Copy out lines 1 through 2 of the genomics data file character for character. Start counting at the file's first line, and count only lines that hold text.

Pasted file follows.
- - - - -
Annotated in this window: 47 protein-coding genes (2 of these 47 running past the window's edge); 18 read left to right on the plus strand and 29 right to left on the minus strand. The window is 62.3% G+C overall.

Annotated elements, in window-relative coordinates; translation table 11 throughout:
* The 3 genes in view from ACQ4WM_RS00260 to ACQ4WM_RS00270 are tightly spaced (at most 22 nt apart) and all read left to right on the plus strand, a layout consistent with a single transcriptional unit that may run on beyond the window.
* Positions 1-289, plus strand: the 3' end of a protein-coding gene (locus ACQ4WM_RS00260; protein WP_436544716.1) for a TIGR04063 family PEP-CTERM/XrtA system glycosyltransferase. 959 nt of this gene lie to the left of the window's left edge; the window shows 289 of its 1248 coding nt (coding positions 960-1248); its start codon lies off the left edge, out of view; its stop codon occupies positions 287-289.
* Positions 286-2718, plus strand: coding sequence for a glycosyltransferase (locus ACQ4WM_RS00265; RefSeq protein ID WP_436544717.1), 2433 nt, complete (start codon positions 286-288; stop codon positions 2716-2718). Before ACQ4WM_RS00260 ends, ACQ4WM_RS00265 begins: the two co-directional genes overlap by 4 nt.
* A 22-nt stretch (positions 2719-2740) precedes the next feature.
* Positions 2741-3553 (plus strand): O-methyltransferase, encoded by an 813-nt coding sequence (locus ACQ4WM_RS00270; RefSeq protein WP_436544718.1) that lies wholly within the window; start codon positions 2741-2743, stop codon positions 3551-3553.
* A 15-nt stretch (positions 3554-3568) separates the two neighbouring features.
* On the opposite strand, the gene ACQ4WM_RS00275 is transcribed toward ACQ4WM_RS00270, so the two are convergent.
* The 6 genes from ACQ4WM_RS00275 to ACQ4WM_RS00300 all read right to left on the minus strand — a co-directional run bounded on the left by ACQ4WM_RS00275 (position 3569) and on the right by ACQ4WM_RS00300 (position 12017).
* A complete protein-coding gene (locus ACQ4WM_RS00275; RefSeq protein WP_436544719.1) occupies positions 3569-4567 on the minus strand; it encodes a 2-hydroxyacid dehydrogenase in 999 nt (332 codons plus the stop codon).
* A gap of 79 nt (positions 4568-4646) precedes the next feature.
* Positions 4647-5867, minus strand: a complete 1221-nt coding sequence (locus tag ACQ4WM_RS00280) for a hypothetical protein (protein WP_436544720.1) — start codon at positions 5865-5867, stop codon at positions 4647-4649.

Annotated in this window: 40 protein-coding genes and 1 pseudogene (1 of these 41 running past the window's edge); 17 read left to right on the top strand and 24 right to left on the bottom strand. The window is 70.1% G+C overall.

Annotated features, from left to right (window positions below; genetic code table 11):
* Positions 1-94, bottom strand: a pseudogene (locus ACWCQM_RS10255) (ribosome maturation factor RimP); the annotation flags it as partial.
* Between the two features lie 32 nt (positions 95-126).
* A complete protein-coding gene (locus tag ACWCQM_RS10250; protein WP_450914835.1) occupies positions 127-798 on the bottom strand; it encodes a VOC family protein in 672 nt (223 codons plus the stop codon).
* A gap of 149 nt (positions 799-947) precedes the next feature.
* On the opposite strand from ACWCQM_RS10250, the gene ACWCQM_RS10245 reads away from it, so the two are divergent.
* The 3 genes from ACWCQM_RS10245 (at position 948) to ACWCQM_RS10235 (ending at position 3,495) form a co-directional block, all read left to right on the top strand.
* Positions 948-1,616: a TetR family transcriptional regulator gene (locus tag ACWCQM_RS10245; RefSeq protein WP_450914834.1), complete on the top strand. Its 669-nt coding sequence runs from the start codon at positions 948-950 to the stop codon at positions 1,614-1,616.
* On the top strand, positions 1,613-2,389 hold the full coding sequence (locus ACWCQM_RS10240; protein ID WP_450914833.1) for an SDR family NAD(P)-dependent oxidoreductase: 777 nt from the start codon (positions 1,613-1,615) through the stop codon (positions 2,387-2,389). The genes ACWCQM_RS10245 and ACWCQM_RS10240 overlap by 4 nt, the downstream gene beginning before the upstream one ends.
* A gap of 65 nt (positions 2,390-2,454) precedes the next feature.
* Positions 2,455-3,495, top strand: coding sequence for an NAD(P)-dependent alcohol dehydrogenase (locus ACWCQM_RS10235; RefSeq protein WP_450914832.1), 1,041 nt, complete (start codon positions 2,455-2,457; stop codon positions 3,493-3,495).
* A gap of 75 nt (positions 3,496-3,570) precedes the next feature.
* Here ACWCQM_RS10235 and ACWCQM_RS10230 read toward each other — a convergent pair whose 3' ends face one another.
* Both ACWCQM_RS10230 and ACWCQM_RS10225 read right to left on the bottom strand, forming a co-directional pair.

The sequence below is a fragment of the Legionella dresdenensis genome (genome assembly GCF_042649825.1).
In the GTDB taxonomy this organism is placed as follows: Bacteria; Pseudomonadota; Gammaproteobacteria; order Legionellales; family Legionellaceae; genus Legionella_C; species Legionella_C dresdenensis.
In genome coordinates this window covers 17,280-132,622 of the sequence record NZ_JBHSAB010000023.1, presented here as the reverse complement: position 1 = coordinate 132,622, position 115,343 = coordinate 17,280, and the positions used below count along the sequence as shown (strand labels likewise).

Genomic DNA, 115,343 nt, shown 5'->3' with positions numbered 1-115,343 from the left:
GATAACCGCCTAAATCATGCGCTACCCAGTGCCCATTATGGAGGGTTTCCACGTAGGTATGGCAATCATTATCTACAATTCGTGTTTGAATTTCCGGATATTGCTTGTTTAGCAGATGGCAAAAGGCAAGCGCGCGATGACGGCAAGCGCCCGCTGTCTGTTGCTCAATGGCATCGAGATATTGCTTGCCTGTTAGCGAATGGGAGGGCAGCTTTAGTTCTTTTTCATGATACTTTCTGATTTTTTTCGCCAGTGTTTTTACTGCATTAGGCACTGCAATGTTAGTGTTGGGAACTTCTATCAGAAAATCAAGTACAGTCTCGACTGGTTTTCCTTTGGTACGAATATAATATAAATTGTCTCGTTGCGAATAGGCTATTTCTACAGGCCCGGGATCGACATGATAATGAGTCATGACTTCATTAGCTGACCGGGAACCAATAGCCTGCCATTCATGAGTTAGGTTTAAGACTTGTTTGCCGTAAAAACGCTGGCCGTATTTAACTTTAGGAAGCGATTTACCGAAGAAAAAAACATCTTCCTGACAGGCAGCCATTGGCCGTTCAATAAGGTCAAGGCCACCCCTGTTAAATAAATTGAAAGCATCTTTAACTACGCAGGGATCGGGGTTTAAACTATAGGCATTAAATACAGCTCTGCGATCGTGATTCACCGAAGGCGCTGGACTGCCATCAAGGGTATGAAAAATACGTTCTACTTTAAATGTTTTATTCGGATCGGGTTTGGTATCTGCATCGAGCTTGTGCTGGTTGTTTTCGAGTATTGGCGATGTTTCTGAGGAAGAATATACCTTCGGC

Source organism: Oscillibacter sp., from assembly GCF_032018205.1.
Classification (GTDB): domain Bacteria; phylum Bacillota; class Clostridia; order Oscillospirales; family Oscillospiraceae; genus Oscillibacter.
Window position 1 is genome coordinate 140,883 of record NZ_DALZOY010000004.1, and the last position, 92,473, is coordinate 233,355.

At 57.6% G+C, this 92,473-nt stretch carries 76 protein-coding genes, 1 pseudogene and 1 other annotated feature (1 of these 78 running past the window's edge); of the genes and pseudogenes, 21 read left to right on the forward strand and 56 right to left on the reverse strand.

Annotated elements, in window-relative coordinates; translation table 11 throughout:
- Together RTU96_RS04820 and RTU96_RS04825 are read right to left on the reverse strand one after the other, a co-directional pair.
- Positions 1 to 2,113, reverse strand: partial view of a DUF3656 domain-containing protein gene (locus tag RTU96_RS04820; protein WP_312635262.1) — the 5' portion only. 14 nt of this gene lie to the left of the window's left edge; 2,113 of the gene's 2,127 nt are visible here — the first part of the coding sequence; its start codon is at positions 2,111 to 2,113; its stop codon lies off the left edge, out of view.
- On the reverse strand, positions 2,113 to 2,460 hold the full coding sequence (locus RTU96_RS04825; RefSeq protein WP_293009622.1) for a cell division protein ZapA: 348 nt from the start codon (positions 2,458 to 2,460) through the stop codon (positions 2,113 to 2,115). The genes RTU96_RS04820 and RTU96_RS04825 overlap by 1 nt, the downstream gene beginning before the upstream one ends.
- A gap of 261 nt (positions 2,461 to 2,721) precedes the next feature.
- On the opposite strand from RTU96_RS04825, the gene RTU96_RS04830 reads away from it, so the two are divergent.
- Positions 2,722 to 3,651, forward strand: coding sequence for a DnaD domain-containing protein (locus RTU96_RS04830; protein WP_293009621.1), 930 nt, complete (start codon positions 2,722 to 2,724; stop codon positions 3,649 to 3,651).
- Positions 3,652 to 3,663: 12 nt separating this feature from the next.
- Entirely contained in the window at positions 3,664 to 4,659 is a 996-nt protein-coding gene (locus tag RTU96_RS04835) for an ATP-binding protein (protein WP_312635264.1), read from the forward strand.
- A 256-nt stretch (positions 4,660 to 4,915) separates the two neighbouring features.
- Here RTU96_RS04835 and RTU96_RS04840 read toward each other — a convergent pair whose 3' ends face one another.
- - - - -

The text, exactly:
Annotated in this window: 47 protein-coding genes (2 of these 47 running past the window's edge); 18 read left to right on the plus strand and 29 right to left on the minus strand. The window is 62.3% G+C overall.

Annotated elements, in window-relative coordinates; translation table 11 throughout: